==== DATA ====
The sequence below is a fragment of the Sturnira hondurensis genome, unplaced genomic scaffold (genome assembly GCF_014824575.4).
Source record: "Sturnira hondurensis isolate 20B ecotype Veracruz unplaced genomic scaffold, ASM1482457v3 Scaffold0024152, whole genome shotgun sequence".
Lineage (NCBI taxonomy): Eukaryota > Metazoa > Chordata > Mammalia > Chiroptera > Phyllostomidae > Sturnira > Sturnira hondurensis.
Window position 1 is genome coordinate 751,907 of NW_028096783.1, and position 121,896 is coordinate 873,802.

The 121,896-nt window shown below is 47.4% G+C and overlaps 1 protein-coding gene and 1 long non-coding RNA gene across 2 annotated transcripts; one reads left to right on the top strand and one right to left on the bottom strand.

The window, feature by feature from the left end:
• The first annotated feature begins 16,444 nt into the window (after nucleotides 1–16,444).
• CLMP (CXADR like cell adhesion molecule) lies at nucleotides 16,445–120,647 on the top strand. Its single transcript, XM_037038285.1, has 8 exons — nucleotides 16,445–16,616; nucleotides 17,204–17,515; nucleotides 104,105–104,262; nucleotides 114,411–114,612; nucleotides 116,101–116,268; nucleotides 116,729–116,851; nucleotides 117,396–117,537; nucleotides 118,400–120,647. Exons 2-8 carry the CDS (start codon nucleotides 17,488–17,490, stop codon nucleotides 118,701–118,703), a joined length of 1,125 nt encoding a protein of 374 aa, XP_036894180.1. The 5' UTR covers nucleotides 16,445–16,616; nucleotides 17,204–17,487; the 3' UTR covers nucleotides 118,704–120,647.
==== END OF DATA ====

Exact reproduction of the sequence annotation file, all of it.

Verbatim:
The sequence below is a fragment of the Sturnira hondurensis genome, unplaced genomic scaffold (genome assembly GCF_014824575.4).
Source record: "Sturnira hondurensis isolate 20B ecotype Veracruz unplaced genomic scaffold, ASM1482457v3 Scaffold0024152, whole genome shotgun sequence".
Lineage (NCBI taxonomy): Eukaryota > Metazoa > Chordata > Mammalia > Chiroptera > Phyllostomidae > Sturnira > Sturnira hondurensis.
Window position 1 is genome coordinate 751,907 of NW_028096783.1, and position 121,896 is coordinate 873,802.

The 121,896-nt window shown below is 47.4% G+C and overlaps 1 protein-coding gene and 1 long non-coding RNA gene across 2 annotated transcripts; one reads left to right on the top strand and one right to left on the bottom strand.

The window, feature by feature from the left end:
• The first annotated feature begins 16,444 nt into the window (after nucleotides 1–16,444).
• CLMP (CXADR like cell adhesion molecule) lies at nucleotides 16,445–120,647 on the top strand. Its single transcript, XM_037038285.1, has 8 exons — nucleotides 16,445–16,616; nucleotides 17,204–17,515; nucleotides 104,105–104,262; nucleotides 114,411–114,612; nucleotides 116,101–116,268; nucleotides 116,729–116,851; nucleotides 117,396–117,537; nucleotides 118,400–120,647. Exons 2-8 carry the CDS (start codon nucleotides 17,488–17,490, stop codon nucleotides 118,701–118,703), a joined length of 1,125 nt encoding a protein of 374 aa, XP_036894180.1. The 5' UTR covers nucleotides 16,445–16,616; nucleotides 17,204–17,487; the 3' UTR covers nucleotides 118,704–120,647.